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Fast-growing organoid models of ovarian cancer could aid rapid drug treatment selection

BOSTON – Living “organoids” rapidly grown from patients’ ovarian cancer cells proved more accurate than DNA sequencing in predicting tumors’ sensitivity or resistance to chemotherapy drugs – and combining the two methods worked even better, report scientists from Dana-Farber Cancer Institute.

Reporting in Cancer Discovery, the investigators say they were able to create faithful ovarian cancer organoids -- tiny three-dimensional spheres of cells that mimic a tumor – from patient samples in just seven to ten days. By contrast, organoids created for other types of solid tumors, such as pancreatic, colon, and prostate cancers, can take weeks or months to form, by which time the cancer cells may have undergone genetic changes making them less similar to the patient’s cancer.

“Because these ovarian tumor organoids grow out so quickly, we can do rapid, direct tests of drugs and combinations of drugs to predict a patient’s response,” said Alan D’Andrea, MD, senior author of the report. He is director of Dana-Farber’s Susan F. Smith Center for Women’s Cancers and also directs the Center for DNA Damage and Repair at the Institute.

D’Andrea cautioned that larger studies will be needed to validate the reliability of ovarian cancer organoids and meet regulatory standards. The hope, he said, is that organoids would be comparable “to microbiology testing, where you get a throat culture and two days later you hear from the lab you have strep throat and it is sensitive to penicillin.”

The report, whose first author is Sarah J. Hill, MD, PhD, a pathologist at Dana-Farber and Brigham and Women’s Hospital, described 33 organoids created from 22 patients with high grade ovarian cancer – the most lethal type of ovarian cancer. Hill obtained ovarian tumor tissue from the operating room, with the help of her gynecologic oncology surgical colleagues at Dana-Farber/Harvard Cancer Center and Brigham and Women’s Hospital, and used the cells to grow organoids in the laboratory. Each organoid, comparable in diameter to the period at the end of a typed sentence, contains 100 to 200 cancer cells. Remarkably, 90 percent of the patient samples developed into usable organoids – a much higher success rate than in other types of solid tumors. Moreover, said the scientists, the organoids were found to contain immune cells, raising the prospect of testing immunotherapy drugs for ovarian cancer.

Because many high grade ovarian cancers are weakened by DNA changes that impair the tumor cells’ ability to repair genetic damage, drugs that target that vulnerability are a mainstay of chemotherapy. Initial treatment, in addition to surgery, is usually a combination of a platinum-based drug that damages DNA and another drug, paclitaxel. Currently, there is no good way to predict which patients’ tumors will be sensitive to platinum drugs, and many patients eventually develop resistance to them.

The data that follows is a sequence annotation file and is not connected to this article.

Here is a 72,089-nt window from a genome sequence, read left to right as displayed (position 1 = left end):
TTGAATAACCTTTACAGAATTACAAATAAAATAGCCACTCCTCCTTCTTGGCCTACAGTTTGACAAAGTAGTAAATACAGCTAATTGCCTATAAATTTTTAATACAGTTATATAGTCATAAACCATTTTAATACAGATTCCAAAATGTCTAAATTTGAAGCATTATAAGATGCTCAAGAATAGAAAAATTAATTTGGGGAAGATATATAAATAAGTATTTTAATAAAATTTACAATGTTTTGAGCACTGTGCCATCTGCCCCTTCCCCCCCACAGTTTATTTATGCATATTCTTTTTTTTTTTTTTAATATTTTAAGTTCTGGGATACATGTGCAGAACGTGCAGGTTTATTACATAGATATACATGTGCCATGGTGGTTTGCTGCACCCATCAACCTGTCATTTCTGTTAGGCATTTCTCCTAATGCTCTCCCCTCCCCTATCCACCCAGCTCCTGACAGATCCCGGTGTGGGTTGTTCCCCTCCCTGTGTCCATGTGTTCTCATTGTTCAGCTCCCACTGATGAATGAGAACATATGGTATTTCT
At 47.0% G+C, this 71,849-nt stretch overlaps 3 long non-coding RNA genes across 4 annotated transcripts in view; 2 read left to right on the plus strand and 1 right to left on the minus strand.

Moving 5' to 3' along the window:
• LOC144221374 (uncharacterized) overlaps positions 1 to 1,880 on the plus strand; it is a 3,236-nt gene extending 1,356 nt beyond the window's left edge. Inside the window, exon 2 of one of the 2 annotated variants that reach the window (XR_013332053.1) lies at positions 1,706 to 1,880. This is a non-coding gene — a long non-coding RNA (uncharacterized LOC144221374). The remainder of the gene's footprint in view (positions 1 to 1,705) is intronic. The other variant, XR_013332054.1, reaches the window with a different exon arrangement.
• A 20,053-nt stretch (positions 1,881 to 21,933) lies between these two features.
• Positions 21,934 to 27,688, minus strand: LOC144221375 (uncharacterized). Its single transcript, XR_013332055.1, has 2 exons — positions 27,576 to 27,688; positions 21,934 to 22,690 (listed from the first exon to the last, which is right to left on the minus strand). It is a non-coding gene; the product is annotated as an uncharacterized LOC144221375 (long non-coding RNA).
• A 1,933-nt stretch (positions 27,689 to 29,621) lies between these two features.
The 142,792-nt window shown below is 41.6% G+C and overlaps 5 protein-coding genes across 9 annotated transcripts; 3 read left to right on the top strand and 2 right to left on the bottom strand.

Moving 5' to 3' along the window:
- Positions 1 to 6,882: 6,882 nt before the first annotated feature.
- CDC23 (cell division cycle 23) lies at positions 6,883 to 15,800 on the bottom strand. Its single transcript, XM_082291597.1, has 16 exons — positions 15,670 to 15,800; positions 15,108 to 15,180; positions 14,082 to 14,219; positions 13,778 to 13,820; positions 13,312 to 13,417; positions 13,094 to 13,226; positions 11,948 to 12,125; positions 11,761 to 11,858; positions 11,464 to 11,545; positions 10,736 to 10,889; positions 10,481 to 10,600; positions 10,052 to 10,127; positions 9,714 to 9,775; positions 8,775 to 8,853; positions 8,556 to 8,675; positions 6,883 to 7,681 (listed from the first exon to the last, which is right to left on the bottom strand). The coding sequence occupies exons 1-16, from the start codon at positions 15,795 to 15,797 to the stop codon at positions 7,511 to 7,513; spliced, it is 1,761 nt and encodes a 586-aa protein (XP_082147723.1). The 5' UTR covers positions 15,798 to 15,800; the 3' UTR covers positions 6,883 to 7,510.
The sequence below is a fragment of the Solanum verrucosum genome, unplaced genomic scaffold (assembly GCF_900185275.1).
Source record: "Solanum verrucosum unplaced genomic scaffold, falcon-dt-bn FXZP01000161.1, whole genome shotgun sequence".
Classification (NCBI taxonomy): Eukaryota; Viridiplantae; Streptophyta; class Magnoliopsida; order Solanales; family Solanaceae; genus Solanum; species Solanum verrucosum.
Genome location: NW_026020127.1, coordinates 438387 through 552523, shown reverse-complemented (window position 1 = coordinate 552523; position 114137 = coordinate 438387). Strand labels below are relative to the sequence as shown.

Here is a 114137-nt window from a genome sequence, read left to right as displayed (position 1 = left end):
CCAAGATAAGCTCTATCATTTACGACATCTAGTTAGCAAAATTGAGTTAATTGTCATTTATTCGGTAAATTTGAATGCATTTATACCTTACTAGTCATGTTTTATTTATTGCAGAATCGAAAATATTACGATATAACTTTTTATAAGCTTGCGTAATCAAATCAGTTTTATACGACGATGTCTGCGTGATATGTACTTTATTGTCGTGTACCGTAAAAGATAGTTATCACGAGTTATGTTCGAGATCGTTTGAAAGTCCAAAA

Another class of drugs, PARP inhibitors, kill tumor cells with crippled DNA damage repair mechanisms. High grade ovarian cancers associated with BRCA1 and BRCA2 mutations often respond to PARP inhibitors, but no current tests can predict which patients will have responses. New classes of drugs, such as ATR and CHK1 inhibitors, may be effective when PARP inhibitors aren’t effective.

Genomic testing – looking for DNA alterations in tumor cells that suggest they have defects in DNA damage repair – is currently used to predict sensitivity to DNA-damage repair drugs. However, Hill said, “We determined that genomic data alone cannot accurately predict the true DNA repair capacity of high grade ovarian cancers, and that a rapid functional platform is needed for targeted drug selection.”

When they analyzed the created organoids, they found that they closely matched the genetic composition of the patient’s tumor and did not acquire new mutations. One significant finding was that most of the organoids were not sensitive to the PARP inhibitor olaparib, indicating that the tumors did not have defects in homologous recombination – a type of DNA damage repair – even though genomic testing had indicated that many of them would have these defects.  “Although the low rate of PARP inhibitor sensitivity is surprising, our results are more accurate than genetic predictions alone,” said Hill. The organoids also shed light on other mechanisms of sensitivity or resistance to DNA-damaging agents.

The investigators also noted that “in many cases, the drug response of the organoid cultures correlated well with the clinical response of the corresponding patient.”  Illustrating the potential value of the organoid platform, “in a couple of cases we were able to alter the management of the patient and switch to a different drug,” said D’Andrea.

He emphasized that the greatest barrier to preventing deaths from ovarian cancer remains the lack of an early detection method: “We don’t have that yet,” he said. But meanwhile, the organoid platform could have value in choosing therapies for women diagnosed with current technologies.

The research was supported by a Stand Up To Cancer-Ovarian Cancer Research Fund Alliance-National Ovarian Cancer Coalition Ovarian Cancer Dream Team Translational Research Grant SU2C-AACR-DT16-15 and the Richard and Susan Smith Family Foundation.  Grants were also provided by National Institutes of Health (R37HL052725 and P01HL048546), the Department of Defense (BC151331P1), and the Leukemia and Lymphoma Society (6237-13).

Posted on September 13, 2018

  • Research
  • Alan D. D'Andrea, MD
  • Ovarian Cancer

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Alan D. D'Andrea, MD